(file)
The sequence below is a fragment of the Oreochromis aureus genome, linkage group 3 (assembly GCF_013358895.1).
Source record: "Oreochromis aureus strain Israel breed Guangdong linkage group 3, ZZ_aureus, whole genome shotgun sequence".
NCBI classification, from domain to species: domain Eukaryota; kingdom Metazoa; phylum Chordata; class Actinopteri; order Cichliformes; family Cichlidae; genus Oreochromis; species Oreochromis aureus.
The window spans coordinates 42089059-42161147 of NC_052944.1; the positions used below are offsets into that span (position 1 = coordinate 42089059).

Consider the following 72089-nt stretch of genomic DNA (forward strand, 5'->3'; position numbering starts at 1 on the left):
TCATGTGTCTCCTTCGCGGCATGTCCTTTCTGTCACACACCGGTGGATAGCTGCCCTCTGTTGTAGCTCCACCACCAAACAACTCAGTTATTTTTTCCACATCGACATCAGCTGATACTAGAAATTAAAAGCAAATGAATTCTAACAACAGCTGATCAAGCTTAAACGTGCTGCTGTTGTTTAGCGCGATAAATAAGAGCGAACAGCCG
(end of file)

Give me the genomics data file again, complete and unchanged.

The sequence below is a fragment of the Oreochromis aureus genome, linkage group 3 (assembly GCF_013358895.1).
Source record: "Oreochromis aureus strain Israel breed Guangdong linkage group 3, ZZ_aureus, whole genome shotgun sequence".
NCBI classification, from domain to species: domain Eukaryota; kingdom Metazoa; phylum Chordata; class Actinopteri; order Cichliformes; family Cichlidae; genus Oreochromis; species Oreochromis aureus.
The window spans coordinates 42089059-42161147 of NC_052944.1; the positions used below are offsets into that span (position 1 = coordinate 42089059).

Consider the following 72089-nt stretch of genomic DNA (forward strand, 5'->3'; position numbering starts at 1 on the left):
TCATGTGTCTCCTTCGCGGCATGTCCTTTCTGTCACACACCGGTGGATAGCTGCCCTCTGTTGTAGCTCCACCACCAAACAACTCAGTTATTTTTTCCACATCGACATCAGCTGATACTAGAAATTAAAAGCAAATGAATTCTAACAACAGCTGATCAAGCTTAAACGTGCTGCTGTTGTTTAGCGCGATAAATAAGAGCGAACAGCCG